Safety and Efficacy of Drug-Eluting Stents in Women: A Patient-Level Pooled Analysis of Randomised Trials
What was the safety and efficacy of drug-eluting stents (DES) in women?
The authors performed a pooled patient-level analysis of data from female participants from 26 randomized trials of DES and analysed outcomes according to stent type (bare-metal stents [BMS], early-generation DES, and newer-generation DES). The primary safety endpoint was a composite of death or myocardial infarction. The secondary safety endpoint was definite or probable stent thrombosis. The primary efficacy endpoint was target-lesion revascularization (TLR).
The 26 trials enrolled 43,904 patients, of whom 11,557 (26.3%) were women. The average age of the women was 67 years. BMS were used in 1,108 (9.6%) women, first-generation DES in 4,171 (36.1%), and second-generation DES in 6,278 (54.3%). At 3 years, estimated cumulative incidence of the composite of death or myocardial infarction occurred in 132 (12.8%) women in the BMS group, 421 (10.9%) in the early-generation DES group, and 496 (9.2%) in the newer-generation DES group (p = 0.001). Definite or probable stent thrombosis occurred in 13 (1.3%), 79 (2.1%), and 66 (1.1%) women in the BMS, early-generation DES, and newer-generation DES groups, respectively (p = 0.01). The use of DES was associated with a significant reduction in the 3-year rates of TLR (18.6% women in the BMS group, 7.8% in the early-generation DES group, and 6.3% in the newer-generation DES group, p < 0.0001).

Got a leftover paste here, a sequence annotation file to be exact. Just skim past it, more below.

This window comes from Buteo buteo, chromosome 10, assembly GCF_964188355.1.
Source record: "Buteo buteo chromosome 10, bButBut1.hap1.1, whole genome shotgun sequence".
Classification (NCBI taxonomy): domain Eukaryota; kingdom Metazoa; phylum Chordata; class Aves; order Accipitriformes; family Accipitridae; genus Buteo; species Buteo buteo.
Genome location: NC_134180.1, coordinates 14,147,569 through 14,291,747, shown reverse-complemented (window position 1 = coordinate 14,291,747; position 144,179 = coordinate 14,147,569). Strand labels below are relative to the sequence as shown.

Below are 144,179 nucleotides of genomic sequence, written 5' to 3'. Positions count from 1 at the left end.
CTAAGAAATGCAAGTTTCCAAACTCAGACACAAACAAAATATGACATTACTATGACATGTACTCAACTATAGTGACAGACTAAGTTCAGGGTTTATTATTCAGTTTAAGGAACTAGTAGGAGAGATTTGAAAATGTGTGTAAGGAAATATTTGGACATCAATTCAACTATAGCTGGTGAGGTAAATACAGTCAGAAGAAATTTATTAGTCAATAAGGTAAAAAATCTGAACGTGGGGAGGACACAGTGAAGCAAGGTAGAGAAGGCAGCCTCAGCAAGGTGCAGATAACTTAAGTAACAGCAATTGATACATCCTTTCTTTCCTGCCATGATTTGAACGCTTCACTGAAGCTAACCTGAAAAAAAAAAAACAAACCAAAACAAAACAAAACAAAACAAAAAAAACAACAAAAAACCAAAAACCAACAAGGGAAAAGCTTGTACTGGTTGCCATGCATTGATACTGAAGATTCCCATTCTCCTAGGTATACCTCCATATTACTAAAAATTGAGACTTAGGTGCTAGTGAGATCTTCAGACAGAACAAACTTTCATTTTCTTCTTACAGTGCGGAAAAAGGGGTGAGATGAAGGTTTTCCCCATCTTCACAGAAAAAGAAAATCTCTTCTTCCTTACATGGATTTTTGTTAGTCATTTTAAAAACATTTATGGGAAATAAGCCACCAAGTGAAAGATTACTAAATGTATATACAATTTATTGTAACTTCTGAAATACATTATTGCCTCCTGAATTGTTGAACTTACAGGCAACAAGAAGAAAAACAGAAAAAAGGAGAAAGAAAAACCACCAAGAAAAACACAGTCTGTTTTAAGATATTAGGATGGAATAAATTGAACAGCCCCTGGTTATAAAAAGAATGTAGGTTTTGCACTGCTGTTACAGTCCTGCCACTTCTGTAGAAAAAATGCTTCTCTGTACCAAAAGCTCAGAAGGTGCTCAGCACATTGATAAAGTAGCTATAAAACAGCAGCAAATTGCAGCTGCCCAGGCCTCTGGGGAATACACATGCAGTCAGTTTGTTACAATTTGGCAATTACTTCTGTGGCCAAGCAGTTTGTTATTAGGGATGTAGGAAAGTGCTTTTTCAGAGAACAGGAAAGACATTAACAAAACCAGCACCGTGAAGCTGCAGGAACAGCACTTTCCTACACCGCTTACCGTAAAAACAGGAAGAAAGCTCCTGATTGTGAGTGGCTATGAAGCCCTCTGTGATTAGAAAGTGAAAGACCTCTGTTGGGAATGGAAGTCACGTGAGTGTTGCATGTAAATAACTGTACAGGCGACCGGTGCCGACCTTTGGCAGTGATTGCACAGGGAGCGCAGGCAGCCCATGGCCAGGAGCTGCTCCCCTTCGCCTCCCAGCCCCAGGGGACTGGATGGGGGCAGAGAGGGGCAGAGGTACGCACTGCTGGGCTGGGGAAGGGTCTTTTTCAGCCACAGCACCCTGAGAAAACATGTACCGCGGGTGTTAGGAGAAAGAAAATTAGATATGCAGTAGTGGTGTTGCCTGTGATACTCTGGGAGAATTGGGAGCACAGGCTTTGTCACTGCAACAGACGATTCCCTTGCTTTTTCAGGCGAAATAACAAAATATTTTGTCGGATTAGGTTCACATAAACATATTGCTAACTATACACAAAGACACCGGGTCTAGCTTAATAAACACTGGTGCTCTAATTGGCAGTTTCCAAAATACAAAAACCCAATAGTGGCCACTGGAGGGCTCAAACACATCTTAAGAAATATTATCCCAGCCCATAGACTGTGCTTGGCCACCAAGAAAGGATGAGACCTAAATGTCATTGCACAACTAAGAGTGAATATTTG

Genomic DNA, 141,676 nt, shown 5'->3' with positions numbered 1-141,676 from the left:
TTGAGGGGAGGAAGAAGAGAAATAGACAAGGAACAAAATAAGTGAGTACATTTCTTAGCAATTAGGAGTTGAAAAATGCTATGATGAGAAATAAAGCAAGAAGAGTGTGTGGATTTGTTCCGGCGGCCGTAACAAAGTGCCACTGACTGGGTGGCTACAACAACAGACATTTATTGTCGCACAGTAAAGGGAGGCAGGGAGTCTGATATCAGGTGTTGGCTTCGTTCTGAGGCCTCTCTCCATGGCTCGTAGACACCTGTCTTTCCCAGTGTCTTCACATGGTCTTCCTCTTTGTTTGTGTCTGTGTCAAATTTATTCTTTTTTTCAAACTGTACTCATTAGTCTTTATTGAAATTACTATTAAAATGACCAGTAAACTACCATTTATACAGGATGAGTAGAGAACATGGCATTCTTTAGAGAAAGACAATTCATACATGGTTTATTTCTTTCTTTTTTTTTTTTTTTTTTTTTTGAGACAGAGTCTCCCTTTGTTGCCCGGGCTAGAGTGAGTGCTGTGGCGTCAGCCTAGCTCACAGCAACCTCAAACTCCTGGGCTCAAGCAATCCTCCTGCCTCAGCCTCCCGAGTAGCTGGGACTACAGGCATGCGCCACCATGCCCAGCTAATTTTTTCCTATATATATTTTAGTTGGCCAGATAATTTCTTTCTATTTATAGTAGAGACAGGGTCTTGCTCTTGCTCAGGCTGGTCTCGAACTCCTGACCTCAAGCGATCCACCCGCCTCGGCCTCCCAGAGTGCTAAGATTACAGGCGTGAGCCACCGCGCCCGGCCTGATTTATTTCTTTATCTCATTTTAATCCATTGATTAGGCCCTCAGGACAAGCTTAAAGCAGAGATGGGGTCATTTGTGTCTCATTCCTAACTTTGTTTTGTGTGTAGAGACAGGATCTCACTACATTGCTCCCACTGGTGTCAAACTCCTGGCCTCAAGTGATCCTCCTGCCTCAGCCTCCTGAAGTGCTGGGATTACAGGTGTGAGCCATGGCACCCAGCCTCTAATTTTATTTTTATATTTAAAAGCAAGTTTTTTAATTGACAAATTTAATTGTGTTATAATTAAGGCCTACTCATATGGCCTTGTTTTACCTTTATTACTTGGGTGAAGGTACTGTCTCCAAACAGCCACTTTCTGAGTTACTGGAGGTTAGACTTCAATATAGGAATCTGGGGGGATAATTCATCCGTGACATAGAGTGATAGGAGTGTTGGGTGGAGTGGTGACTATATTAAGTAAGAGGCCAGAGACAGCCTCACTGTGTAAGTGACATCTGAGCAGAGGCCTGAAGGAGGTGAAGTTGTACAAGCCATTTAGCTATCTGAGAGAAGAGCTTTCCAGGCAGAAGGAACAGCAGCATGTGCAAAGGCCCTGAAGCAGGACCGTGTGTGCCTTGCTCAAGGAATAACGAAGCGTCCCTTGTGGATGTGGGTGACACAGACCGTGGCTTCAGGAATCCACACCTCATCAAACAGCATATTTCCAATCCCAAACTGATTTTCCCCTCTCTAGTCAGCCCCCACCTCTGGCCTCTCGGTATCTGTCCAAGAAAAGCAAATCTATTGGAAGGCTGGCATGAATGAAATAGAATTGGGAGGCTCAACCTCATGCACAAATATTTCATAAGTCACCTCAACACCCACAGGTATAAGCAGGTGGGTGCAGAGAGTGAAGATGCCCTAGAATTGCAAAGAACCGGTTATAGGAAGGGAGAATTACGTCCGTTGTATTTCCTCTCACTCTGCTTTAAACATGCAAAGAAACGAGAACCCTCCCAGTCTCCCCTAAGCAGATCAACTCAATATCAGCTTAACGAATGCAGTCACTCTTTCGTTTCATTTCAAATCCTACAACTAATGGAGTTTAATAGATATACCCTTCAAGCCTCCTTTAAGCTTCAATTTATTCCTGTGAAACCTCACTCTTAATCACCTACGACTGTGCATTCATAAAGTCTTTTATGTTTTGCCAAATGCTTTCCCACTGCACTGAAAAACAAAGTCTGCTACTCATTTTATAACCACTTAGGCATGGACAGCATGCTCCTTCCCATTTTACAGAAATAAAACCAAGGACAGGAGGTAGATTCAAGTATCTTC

The authors concluded that DES use in women is associated with a reduction in TLR and is as safe as BMS.
Women make up about a third of patients undergoing coronary revascularization and have generally been under-represented in clinical trials. Prior small studies suggest that women derive similar benefits from DES compared with men, but most of these studies have been underpowered. This pooled analysis confirms the safety and efficacy of the second-generation DES in women, and these stents should be preferentially used in women undergoing percutaneous coronary intervention.
Keywords: Incidence, Myocardial Infarction, Coronary Restenosis, Thrombosis, Drug-Eluting Stents, Sirolimus, Angioplasty, Balloon, Coronary, Percutaneous Coronary Intervention
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